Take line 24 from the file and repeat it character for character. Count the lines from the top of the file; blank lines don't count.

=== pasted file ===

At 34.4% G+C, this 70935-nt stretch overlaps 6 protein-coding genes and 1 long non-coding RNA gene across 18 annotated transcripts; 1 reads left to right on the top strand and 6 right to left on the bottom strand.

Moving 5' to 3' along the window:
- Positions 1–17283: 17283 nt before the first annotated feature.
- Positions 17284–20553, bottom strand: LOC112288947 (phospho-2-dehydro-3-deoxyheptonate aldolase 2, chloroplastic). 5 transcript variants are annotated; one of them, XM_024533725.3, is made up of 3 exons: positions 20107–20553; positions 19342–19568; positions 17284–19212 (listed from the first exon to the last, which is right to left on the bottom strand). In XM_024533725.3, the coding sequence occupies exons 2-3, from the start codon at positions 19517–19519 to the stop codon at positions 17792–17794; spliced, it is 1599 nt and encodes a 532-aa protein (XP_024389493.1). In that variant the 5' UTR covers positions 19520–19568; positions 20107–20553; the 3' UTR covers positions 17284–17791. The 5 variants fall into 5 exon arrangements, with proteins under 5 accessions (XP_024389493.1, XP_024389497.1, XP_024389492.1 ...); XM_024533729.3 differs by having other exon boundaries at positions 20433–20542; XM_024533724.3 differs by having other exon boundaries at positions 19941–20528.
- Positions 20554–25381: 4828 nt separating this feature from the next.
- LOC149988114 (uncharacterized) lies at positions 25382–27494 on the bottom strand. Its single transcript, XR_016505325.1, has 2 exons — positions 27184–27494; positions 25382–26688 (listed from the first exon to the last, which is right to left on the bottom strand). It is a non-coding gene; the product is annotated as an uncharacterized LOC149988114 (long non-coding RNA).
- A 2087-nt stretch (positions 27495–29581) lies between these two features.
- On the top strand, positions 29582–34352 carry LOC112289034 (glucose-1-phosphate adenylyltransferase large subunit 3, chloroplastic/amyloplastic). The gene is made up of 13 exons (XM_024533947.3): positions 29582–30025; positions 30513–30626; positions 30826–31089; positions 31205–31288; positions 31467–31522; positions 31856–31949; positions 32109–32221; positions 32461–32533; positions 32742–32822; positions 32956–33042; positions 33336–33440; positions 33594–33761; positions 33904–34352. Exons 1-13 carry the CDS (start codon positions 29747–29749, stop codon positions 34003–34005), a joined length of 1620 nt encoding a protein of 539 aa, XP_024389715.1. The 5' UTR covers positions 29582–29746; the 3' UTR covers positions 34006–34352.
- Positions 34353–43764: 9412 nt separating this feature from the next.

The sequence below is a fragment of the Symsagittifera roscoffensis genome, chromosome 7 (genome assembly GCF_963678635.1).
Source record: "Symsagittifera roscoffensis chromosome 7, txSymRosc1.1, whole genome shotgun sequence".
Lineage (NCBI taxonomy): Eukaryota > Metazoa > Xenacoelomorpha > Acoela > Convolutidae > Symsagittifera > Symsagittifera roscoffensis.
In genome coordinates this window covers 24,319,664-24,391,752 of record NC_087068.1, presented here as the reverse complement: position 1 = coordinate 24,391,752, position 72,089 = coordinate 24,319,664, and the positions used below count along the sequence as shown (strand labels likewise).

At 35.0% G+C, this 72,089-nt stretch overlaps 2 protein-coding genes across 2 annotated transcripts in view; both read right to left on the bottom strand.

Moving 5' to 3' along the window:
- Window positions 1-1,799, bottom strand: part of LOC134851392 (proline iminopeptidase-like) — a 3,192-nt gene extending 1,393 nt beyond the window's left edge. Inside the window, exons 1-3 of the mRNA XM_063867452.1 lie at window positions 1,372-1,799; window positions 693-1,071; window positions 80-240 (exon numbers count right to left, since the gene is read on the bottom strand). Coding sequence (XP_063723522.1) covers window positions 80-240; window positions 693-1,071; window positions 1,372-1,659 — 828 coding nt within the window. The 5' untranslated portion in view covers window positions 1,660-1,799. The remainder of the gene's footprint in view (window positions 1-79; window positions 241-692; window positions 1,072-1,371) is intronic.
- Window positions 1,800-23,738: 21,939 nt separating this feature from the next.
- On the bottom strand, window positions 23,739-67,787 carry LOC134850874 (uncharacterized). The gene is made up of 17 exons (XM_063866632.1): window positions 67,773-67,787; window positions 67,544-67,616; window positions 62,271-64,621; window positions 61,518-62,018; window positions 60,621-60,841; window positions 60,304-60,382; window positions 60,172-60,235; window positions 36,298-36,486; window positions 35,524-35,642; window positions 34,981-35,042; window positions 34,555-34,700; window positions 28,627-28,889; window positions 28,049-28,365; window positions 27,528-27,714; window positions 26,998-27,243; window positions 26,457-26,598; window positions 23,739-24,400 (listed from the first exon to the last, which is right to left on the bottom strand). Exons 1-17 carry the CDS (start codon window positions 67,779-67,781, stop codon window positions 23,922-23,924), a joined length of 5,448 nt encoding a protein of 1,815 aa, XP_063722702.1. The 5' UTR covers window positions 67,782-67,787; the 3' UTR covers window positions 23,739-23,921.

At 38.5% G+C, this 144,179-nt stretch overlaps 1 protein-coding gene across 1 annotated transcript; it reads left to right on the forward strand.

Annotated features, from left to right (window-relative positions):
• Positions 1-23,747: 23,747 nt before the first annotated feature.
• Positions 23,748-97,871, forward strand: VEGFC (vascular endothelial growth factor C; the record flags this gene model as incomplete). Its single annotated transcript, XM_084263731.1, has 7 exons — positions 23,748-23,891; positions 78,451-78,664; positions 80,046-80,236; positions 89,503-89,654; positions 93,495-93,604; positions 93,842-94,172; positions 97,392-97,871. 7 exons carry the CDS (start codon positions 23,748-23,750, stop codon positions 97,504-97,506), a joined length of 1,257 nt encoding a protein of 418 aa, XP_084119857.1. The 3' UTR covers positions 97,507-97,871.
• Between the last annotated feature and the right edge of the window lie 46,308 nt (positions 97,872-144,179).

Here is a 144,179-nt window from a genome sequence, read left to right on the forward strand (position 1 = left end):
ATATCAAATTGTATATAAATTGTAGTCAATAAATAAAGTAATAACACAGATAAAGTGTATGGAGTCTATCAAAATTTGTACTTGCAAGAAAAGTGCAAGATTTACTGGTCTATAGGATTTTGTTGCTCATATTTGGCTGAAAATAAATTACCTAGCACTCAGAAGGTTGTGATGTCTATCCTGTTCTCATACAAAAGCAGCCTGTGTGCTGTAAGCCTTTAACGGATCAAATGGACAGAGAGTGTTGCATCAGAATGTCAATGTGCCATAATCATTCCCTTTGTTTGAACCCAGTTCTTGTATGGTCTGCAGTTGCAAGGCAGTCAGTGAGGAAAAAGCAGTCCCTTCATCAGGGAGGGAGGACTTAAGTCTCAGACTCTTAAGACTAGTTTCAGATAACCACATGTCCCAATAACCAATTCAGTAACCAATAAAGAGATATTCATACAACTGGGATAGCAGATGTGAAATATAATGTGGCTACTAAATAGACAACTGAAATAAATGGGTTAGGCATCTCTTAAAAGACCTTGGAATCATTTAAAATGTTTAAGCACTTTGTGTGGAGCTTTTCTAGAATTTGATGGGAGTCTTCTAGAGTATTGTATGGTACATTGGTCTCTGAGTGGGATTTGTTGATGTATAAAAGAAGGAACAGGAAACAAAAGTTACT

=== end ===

Here is a 144,179-nt window from a genome sequence, read left to right on the forward strand (position 1 = left end):